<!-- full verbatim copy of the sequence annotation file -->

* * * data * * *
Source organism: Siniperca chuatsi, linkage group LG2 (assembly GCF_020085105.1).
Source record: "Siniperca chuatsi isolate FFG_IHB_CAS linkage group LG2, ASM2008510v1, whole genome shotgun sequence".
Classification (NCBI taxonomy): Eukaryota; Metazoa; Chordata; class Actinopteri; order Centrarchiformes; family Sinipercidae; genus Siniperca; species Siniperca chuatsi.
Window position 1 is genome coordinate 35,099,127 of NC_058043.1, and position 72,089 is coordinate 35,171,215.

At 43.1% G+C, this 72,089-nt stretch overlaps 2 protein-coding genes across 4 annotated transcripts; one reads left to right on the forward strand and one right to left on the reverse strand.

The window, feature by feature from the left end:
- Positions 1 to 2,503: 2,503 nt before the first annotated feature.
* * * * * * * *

Source organism: Siniperca chuatsi, linkage group LG2 (assembly GCF_020085105.1).
Source record: "Siniperca chuatsi isolate FFG_IHB_CAS linkage group LG2, ASM2008510v1, whole genome shotgun sequence".
Classification (NCBI taxonomy): Eukaryota; Metazoa; Chordata; class Actinopteri; order Centrarchiformes; family Sinipercidae; genus Siniperca; species Siniperca chuatsi.
Window position 1 is genome coordinate 35,099,127 of NC_058043.1, and position 72,089 is coordinate 35,171,215.

At 43.1% G+C, this 72,089-nt stretch overlaps 2 protein-coding genes across 4 annotated transcripts; one reads left to right on the forward strand and one right to left on the reverse strand.

The window, feature by feature from the left end:
- Positions 1 to 2,503: 2,503 nt before the first annotated feature.